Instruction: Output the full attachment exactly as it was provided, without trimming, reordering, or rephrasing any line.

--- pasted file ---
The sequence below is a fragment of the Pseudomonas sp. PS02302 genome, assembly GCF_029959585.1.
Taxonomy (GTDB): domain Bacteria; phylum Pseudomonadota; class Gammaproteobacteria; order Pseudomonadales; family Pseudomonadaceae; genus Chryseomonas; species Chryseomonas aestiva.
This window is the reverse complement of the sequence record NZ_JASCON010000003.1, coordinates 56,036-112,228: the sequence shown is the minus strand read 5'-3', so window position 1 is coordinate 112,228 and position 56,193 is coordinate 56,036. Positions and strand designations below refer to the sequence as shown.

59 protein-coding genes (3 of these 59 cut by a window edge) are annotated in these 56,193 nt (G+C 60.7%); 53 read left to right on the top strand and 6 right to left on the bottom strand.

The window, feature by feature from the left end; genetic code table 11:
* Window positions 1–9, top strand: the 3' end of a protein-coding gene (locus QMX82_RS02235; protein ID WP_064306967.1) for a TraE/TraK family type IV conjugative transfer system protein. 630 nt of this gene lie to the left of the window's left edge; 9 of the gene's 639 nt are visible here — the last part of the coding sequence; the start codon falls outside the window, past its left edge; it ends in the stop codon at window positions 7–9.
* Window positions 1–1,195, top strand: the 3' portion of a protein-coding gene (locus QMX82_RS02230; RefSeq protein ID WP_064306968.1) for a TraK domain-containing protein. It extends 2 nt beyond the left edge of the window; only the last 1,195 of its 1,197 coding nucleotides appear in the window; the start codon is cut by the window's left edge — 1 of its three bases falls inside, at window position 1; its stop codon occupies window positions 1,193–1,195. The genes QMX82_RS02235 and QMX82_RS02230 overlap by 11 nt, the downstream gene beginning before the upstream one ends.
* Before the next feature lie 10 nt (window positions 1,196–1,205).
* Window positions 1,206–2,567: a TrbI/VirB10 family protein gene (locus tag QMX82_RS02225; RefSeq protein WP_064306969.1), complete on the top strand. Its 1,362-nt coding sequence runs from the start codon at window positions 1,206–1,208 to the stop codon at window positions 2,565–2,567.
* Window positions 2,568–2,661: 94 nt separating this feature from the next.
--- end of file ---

The sequence below is a fragment of the Pseudomonas sp. PS02302 genome, assembly GCF_029959585.1.
Taxonomy (GTDB): domain Bacteria; phylum Pseudomonadota; class Gammaproteobacteria; order Pseudomonadales; family Pseudomonadaceae; genus Chryseomonas; species Chryseomonas aestiva.
This window is the reverse complement of the sequence record NZ_JASCON010000003.1, coordinates 56,036-112,228: the sequence shown is the minus strand read 5'-3', so window position 1 is coordinate 112,228 and position 56,193 is coordinate 56,036. Positions and strand designations below refer to the sequence as shown.

59 protein-coding genes (3 of these 59 cut by a window edge) are annotated in these 56,193 nt (G+C 60.7%); 53 read left to right on the top strand and 6 right to left on the bottom strand.

The window, feature by feature from the left end; genetic code table 11:
* Window positions 1–9, top strand: the 3' end of a protein-coding gene (locus QMX82_RS02235; protein ID WP_064306967.1) for a TraE/TraK family type IV conjugative transfer system protein. 630 nt of this gene lie to the left of the window's left edge; 9 of the gene's 639 nt are visible here — the last part of the coding sequence; the start codon falls outside the window, past its left edge; it ends in the stop codon at window positions 7–9.
* Window positions 1–1,195, top strand: the 3' portion of a protein-coding gene (locus QMX82_RS02230; RefSeq protein ID WP_064306968.1) for a TraK domain-containing protein. It extends 2 nt beyond the left edge of the window; only the last 1,195 of its 1,197 coding nucleotides appear in the window; the start codon is cut by the window's left edge — 1 of its three bases falls inside, at window position 1; its stop codon occupies window positions 1,193–1,195. The genes QMX82_RS02235 and QMX82_RS02230 overlap by 11 nt, the downstream gene beginning before the upstream one ends.
* Before the next feature lie 10 nt (window positions 1,196–1,205).
* Window positions 1,206–2,567: a TrbI/VirB10 family protein gene (locus tag QMX82_RS02225; RefSeq protein WP_064306969.1), complete on the top strand. Its 1,362-nt coding sequence runs from the start codon at window positions 1,206–1,208 to the stop codon at window positions 2,565–2,567.
* Window positions 2,568–2,661: 94 nt separating this feature from the next.